Another bonus benefit of deadlifts is that they build quite a bit of grip strength, Polacco says, "which helps in overall strength especially with movements like pull-ups, rows, farmer's walks, kettlebell swings and snatches — and anything else that requires grip strength."
While deadlifts aren't specifically designed to work your grip strength, you will find that your grip will become stronger over time. And that's important because as you begin to lift heavier weights, you will need a strong grip to hold the barbell.
6. Better Performance
Athletes and weekend warriors alike can benefit from the deadlift. Because it strengthens so many muscles, particularly in the hips and legs, it's useful for things like jumping. Even though jumping is an explosive movement and the deadlift is a slower weightlifting movement, you can use it to build quick-acting power.
Although many people use barbells to do the deadlift, you can get the same deadlift benefits using kettlebells or dumbbells. You can even use a resistance band if you're still trying to get comfortable with hip hinging before adding weights.
If you're new to deadlifts, Polacco recommends using a kettlebell. The shape of the weight makes it easier to reach when you bend down.
Once you've mastered deadlifting with a kettlebell or dumbbell, try the trap bar deadlift. The trap bar, also known as a hex bar, allows your shins and knees to travel in more of a squat pattern, Kite says.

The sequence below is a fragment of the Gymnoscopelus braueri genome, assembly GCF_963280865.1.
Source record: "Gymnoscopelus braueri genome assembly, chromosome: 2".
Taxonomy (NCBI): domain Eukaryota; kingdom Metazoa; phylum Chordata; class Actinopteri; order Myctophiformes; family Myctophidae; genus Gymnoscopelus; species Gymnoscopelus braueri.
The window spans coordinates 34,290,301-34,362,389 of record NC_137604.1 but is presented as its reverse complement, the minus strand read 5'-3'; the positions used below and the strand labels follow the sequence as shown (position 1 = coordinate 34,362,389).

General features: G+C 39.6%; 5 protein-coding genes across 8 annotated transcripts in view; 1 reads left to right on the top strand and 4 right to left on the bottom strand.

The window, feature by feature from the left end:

"Many people find this a bit easier than a barbell deadlift as the weight is around you rather than in front of you; so you can lift quite a bit of weight while feeling more secure and safe in the lift," Kite says.
A September 2017 study in Sports found that most people could lift heavier weights with the hex bar deadlift. The reps were also faster than when using the barbell deadlift, which might bode well for athletes who are trying to build power.
How to Do a Deadlift
Not sure if you're doing a deadlift correctly? Here are the basics of the conventional barbell deadlift.
- Walk up to the bar so your shins are touching or just about touching the bar, feet about hip-width apart.
- Before bending down to pick up the weight, start by standing tall with your hands hanging down by your sides. Think about creating a solid connection between your core and hips so that your ribs are not in a flared position and your back is not arched or curved.
- Next, hinge forward and push your hips back toward the wall behind you. At the bottom position, your hips should be above your knees and your shoulders above your hips. Your shins should be fairly vertical.
- Grip the bar with both hands and pack your shoulders back and down.
- Bracing your core and maintaining a neutral spine, lift the weight off the ground. Think about pushing the floor away from you. Squeeze your glutes at the top.
- Pause, then lower the bar back to the floor using the same hip-hinge motion, pushing your hips back and keeping your back flat.
Want to master the deadlift? Here's everything you need to know:
- Sports: "Effect of a Hexagonal Barbell on the Mechanical Demand of Deadlift Performance"
- Journal of Strength and Conditioning Research: "Hip and Knee Kinetics During a Back Squat and Deadlift"
- Journal of Strength and Conditioning Research: "Barbell Deadlift Training Increases the Rate of Torque Development and Vertical Jump Performance in Novices"